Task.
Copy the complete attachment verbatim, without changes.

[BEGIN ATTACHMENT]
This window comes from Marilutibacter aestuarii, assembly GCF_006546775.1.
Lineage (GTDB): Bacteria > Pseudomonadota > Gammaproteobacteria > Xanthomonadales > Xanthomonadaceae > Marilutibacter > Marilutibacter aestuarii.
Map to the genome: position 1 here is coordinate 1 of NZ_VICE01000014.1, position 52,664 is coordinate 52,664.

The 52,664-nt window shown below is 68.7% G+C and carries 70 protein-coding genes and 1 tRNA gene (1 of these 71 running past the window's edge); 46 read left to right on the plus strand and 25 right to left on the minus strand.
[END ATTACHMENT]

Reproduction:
This window comes from Marilutibacter aestuarii, assembly GCF_006546775.1.
Lineage (GTDB): Bacteria > Pseudomonadota > Gammaproteobacteria > Xanthomonadales > Xanthomonadaceae > Marilutibacter > Marilutibacter aestuarii.
Map to the genome: position 1 here is coordinate 1 of NZ_VICE01000014.1, position 52,664 is coordinate 52,664.

The 52,664-nt window shown below is 68.7% G+C and carries 70 protein-coding genes and 1 tRNA gene (1 of these 71 running past the window's edge); 46 read left to right on the plus strand and 25 right to left on the minus strand.